When I was at Prosper's annual conference, CEO Chris Larsen flashed through an interesting slide. It showed a borrow with a grade D credit score having gotten a loan at 1% interest. This is far from the norm. Often someone with a credit score will end with an interest rate over 20%. When we looked deeper into this loan, there was only one lender for the full amount.
I suspect that the lender was a friend or family member. If so, this seems like an interesting way to ensure that debts are paid back. It might seem a little cold to have a third-party police an agreement between friends. However, when I consider the disagreements than can occur when borrowing and lending money, it seems like a good idea.
So here's the part where you might be able to hack a good almost free credit score for yourself. You need to have some spare cash, maybe a thousand dollars and/or a very good friend. Here's my plan. You sign up as a borrower on Prosper and request a loan for the lowest rate possible - 1% or even lower if the system allows it. At the same time, you write a trusted friend a check for the amount of money your request. This friend agrees to bid on, and fund your loan. You use the money loaned to you to pay the loan. All this time, Prosper reports to the credit bureaus your payments are on time, you can also pull out a free credit report score to double check how your plan's doing. You can pay your debt off whenever you like - so in a worst case scenario, you could simply pay off the loans and end the "experiment."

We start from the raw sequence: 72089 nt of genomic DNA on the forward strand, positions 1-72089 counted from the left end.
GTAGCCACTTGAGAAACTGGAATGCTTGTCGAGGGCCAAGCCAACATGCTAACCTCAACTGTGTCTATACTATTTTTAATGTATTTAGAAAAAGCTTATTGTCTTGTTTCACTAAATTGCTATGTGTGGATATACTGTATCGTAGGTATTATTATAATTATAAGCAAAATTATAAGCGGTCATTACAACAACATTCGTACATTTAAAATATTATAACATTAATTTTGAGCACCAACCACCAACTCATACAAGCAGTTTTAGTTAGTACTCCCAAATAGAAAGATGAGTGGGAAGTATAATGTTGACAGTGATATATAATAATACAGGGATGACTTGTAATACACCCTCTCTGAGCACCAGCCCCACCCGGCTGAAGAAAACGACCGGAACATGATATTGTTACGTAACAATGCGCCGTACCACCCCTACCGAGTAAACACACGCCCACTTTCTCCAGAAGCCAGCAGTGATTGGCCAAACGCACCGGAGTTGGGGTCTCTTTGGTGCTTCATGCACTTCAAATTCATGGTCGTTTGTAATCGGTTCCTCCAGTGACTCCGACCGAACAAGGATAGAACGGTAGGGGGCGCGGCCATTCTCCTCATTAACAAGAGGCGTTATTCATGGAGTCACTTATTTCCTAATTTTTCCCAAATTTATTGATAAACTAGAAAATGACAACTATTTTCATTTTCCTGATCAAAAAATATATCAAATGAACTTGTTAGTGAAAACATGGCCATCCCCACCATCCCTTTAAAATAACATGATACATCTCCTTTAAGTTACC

This plan isn't without it's caveats. First, you'll have to pay Prosper's borrowers' fees, which can range from 1-3%. I would keep the money in a high-interest savings account. If you did this, you would end up breaking even or making money on Prosper's fees. Just to be safe, I'd still be cautious and look to do a small transaction - perhaps just borrow one thousand dollars. Since I don't run a credit bureau, I can't say how much this may help your credit score.
I want to re-emphasize what I wrote in the last paragraph. I have no evidence that this will work, but it seems plausible. As with anything, explore and research the idea to determine if it's right for you.
Image Credit: The Weslyn Group
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